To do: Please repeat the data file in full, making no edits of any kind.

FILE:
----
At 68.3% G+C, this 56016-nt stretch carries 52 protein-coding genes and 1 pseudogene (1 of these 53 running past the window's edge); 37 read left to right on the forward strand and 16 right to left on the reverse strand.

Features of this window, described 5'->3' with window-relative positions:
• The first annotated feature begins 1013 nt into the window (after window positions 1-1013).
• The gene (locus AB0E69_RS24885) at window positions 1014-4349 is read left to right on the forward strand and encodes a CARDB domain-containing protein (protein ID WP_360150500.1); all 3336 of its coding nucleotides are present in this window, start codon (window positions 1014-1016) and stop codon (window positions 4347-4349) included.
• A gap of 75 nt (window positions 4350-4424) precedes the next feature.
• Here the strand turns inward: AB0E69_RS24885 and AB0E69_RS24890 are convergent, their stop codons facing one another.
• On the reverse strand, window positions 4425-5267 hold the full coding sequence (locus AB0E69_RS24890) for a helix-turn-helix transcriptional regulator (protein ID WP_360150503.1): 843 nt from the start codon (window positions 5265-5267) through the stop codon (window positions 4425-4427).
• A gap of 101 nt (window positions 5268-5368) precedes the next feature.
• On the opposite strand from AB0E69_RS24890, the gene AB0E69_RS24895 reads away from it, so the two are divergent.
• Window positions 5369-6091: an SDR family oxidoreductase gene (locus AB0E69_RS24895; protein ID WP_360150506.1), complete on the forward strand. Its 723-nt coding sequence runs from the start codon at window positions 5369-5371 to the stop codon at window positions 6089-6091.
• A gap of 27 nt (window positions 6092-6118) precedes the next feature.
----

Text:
At 68.3% G+C, this 56016-nt stretch carries 52 protein-coding genes and 1 pseudogene (1 of these 53 running past the window's edge); 37 read left to right on the forward strand and 16 right to left on the reverse strand.

Features of this window, described 5'->3' with window-relative positions:
• The first annotated feature begins 1013 nt into the window (after window positions 1-1013).
• The gene (locus AB0E69_RS24885) at window positions 1014-4349 is read left to right on the forward strand and encodes a CARDB domain-containing protein (protein ID WP_360150500.1); all 3336 of its coding nucleotides are present in this window, start codon (window positions 1014-1016) and stop codon (window positions 4347-4349) included.
• A gap of 75 nt (window positions 4350-4424) precedes the next feature.
• Here the strand turns inward: AB0E69_RS24885 and AB0E69_RS24890 are convergent, their stop codons facing one another.
• On the reverse strand, window positions 4425-5267 hold the full coding sequence (locus AB0E69_RS24890) for a helix-turn-helix transcriptional regulator (protein ID WP_360150503.1): 843 nt from the start codon (window positions 5265-5267) through the stop codon (window positions 4425-4427).
• A gap of 101 nt (window positions 5268-5368) precedes the next feature.
• On the opposite strand from AB0E69_RS24890, the gene AB0E69_RS24895 reads away from it, so the two are divergent.
• Window positions 5369-6091: an SDR family oxidoreductase gene (locus AB0E69_RS24895; protein ID WP_360150506.1), complete on the forward strand. Its 723-nt coding sequence runs from the start codon at window positions 5369-5371 to the stop codon at window positions 6089-6091.
• A gap of 27 nt (window positions 6092-6118) precedes the next feature.